My Rating of “Facebook: The Inside Story” by Steven Levy: 7 / 10
We all know Facebook. Many of us have watched The Social Network movie. Most of us don’t know the entire story. Steven Levy, a serial technology author and Wired columnist, takes a reader on the journey that revolves around Zucherburg and his creation. With over a hundred interviews with people directly and indirectly involved with Facebook (including seven with Zucherburg) Levy paints the picture of Facebook - “the company that has changed the world and reaped the consequences.”
The last book I read from Levy was In The Plex which was the story of Google. He has quite a knack of getting to the right people and extracting the key topics that have shaped the organisations and its impact on society. He writes on Facebook’s incredible responsibility and is in part in particular Zuckerburg’s control of the organisation to do better. Its algorithms and curated content dictate political views, drive polarisation and meld peoples’ minds. It is an extraordinary privilege. Unfortunately the readers learns it has generally been used for the wrong reasons. I thought Levy could have pushed harder and gone deeper on some of these topics.
Think about the vision that originally drove Facebook. It was about bringing the world’s closer together. You may have also heard the other line which was to move fast and break things). Since the user has ultimately become the product, Facebook’s behaviours and ethics are mis-aligned to the above vision. Levy cites a number of examples:
- The lagging changes in privacy
- The complexity for users to apply privacy settings
- Data access back doors left open after those changes are made
Note: This is all without true transparency to the user.
Whether right or wrong, the expansion of Facebook has been focussed on a lens of growth versus operations. It is a shareholder versus stakeholder driven organisation with a CEO / Founder with so much power he can make changes without approval from the board and/or shareholders. For example Facebook’s initial deployments into a many new countries have in the short term negatively impacted cultural norms and ways of communications. Time will tell on the medium to long term impacts. Another example not cited in this book but in a book I’m currently reading about Instagram (No Filter by Sarah Frier). It shows how determined Zuckerberg was to acquire Instagram. He drove a $1b acquisition strategy without any interaction with his board until the last minute.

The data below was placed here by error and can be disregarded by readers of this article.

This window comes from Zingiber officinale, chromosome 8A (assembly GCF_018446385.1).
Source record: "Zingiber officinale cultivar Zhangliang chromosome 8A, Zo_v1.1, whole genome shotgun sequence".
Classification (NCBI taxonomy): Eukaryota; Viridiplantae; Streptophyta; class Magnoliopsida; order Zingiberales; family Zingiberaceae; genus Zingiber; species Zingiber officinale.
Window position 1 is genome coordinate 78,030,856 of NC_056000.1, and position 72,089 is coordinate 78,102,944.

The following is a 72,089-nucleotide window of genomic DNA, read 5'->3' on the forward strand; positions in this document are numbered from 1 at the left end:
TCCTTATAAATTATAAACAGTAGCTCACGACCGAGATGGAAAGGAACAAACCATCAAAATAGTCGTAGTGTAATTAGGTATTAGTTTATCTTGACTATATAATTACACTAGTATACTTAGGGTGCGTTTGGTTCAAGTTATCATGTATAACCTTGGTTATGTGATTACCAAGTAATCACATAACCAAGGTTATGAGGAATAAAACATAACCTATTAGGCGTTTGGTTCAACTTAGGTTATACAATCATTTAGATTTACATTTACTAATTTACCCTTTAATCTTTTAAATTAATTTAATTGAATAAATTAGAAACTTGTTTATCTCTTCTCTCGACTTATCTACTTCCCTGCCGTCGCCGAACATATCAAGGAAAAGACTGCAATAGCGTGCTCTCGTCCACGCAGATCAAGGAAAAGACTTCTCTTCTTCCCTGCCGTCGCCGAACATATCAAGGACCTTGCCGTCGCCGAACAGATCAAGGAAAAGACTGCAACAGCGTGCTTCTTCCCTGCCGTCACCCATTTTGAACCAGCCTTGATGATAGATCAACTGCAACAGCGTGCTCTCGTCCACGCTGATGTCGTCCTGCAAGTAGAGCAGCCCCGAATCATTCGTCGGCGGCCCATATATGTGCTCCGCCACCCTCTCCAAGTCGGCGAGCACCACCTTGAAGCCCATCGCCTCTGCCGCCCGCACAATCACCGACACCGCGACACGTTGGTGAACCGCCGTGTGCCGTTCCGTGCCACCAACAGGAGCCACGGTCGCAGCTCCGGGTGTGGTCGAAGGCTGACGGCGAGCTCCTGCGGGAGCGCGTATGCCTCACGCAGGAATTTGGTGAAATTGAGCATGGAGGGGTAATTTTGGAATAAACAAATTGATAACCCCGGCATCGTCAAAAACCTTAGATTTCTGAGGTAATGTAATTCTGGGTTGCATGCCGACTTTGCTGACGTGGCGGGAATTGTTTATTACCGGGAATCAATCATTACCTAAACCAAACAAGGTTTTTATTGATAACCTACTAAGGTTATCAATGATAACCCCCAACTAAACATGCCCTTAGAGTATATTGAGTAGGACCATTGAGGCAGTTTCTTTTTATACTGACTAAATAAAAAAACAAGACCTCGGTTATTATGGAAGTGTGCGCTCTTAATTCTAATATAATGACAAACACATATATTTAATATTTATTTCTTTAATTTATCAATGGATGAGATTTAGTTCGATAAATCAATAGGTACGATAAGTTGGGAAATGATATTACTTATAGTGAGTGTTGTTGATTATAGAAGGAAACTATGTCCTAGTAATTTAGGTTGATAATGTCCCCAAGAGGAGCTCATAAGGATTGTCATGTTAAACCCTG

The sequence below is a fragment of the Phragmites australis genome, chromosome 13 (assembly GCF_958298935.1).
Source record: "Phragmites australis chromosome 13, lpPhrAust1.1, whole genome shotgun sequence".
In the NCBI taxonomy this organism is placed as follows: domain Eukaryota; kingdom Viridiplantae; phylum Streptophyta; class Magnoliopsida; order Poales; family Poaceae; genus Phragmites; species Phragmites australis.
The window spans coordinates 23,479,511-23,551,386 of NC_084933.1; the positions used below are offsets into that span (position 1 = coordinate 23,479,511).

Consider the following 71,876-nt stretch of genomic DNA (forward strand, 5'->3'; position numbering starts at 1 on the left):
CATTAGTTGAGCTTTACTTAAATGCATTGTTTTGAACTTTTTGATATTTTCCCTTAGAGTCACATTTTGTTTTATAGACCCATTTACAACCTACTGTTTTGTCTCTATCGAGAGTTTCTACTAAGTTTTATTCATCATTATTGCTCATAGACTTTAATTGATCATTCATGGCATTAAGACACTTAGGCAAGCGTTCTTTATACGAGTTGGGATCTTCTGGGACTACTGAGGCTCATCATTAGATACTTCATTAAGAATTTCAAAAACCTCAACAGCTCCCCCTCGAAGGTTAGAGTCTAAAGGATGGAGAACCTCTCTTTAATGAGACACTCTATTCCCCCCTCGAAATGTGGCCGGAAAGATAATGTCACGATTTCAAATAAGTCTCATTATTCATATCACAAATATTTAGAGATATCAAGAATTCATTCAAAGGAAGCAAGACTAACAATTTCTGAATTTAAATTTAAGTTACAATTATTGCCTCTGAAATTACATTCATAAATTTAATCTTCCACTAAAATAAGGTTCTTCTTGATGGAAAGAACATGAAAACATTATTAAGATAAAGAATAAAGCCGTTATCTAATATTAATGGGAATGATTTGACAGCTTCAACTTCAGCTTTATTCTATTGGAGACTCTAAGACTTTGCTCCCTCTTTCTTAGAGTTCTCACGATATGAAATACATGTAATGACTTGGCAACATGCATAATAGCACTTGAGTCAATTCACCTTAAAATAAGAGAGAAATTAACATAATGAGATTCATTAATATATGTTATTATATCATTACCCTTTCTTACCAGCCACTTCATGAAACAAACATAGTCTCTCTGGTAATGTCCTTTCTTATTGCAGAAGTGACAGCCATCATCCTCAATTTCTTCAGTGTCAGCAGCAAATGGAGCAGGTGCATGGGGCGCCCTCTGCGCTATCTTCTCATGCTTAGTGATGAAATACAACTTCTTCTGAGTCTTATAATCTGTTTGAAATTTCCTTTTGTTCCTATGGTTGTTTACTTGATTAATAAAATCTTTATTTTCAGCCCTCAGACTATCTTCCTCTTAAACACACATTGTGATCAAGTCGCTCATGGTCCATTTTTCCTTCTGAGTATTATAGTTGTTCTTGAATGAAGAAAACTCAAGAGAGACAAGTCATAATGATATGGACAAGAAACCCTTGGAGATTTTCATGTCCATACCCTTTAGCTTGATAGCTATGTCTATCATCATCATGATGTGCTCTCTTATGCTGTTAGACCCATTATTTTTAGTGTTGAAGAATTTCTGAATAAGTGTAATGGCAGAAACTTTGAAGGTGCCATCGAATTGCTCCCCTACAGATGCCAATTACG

I stopped using Facebook a number of years ago (my account is dormant) however I have followed its progress closely. Whilst many things have happened since the book was published (2018) it is an accurate overview of Zuckerberg’s background, how the organisation was built and how it has evolved to where it is today. The story of many key players in this saga are told (e.g. Zuckerburg, Sheryl Sandburg, Tim Cook, Chamath Palihapitiya etc.). It is eye opening, somewhat depressing yet interesting book about Facebook which is worth reading.
Three key takeaways from the book:
- Levy best sums up Facebook as the… “twenty-first-century corporate Gatsby, careless in its privileges, self-involved in serving its own needs and pleasures..”
- Going slow means death in the startup world. It has pioneered a new way of measuring success in a digital and social world where people are the product.
- One of Levy’s sobering conclusions is that.. “Facebook may have to change, but Zuckerberg doesn’t believe he has to.”